Though mastering the art of the “drive-by” may be difficult in this title, the rules of the game are actually quite simple. The matches are 4 vs. 4, and they are qued up on the title screen or pre-made by the players themselves. Once one of the three available arenas is selected for play, the player gets to choose their drivers. During play, each team must race to deliver the bomb into their opponent’s goal. The first team that makes three goals wins the match.
Machinations of Mayhem
The vehicles themselves are divided into three separate classes; transporters, interceptors, and support. The transporters are built specifically for delivering the bomb to the opponent’s goal and are often more durable or faster than the other vehicles. Interceptors are vehicles that are designed to strip the bomb away from their opponents, and they have a powerful payload that they use to do so. Finally, support units are used to repair their allies machines and hinder the progress of their enemies. Every player can find a roll that they can fill in the arena.
Each vehicle and driver have their own heavy metal persona. Heavy Metal Judge has this hardcore look about him, and his musical theme has a thrashing “death metal” quality. Clunker, the souped-up tow truck that is driven by two rednecks, has a distinct country rock theme. This attention to heavy metal culture is one of the things that makes this game both unique and fun.
Heavy Metal Machines is a game that is just beginning its rise to popularity. Along with being a fledgling title, there are some issues that this game has that will eventually be hammered out. As with most new MOBAs, there are some balance issues with the drivers. I had access to all of the drivers before everyone else I competed against did, so I was able to see where some of these drivers overpowered the others. I found that playing Black Lotus almost guaranteed a win for my team; he is small, fast, and agile, and no other machine could catch him when he had the bomb.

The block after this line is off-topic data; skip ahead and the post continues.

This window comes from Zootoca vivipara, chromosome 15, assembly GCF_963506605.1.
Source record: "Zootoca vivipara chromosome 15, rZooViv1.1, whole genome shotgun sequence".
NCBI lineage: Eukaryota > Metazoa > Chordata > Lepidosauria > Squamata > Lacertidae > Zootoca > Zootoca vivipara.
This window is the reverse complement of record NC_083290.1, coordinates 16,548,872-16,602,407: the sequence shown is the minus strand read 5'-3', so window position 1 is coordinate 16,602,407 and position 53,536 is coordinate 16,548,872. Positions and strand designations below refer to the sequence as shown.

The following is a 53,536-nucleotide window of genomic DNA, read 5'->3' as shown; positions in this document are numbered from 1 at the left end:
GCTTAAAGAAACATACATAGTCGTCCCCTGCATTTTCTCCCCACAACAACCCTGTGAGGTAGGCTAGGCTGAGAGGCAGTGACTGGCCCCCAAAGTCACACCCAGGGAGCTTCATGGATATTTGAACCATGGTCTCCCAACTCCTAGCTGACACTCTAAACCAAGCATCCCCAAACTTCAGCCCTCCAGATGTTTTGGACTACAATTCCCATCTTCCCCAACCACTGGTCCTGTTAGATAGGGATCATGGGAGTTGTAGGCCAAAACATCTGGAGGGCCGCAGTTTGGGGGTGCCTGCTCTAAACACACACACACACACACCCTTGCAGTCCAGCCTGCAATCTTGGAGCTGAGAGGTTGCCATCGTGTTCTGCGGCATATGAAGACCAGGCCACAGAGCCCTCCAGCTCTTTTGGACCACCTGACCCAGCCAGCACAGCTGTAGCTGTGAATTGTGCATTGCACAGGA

Since HMMs official launch yesterday, I noticed a few of these issues have been solved. The gameplay is difficult to negotiate, and often the cars become a clustered mess of metal and lead. This does not take away from the fun of the game though, because the announcer (Larry Huffman from the original Rock n’ Racing) is always telling you when “THE BOMB IS LOOSE!”
The Final Verdict
Heavy Metal Machines is a MOBA unlike any other. It is a fast-paced, action-packed tribute to heavy metal in the best way. The over-the-top heavy metal aesthetic of this title bleeds into the gameplay seamlessly, and everything from the drivers to the arenas showcase this. I highly recommend this game to everyone, even if they’re not a rocker!
With all of that said, I give Heavy Metal Machines 9 “rock fists” out of 10. This game is a free-to-play title and it is now available on Steam. Just remember not to headbang while you play, people die that way, you know.
DVS Score: 9/10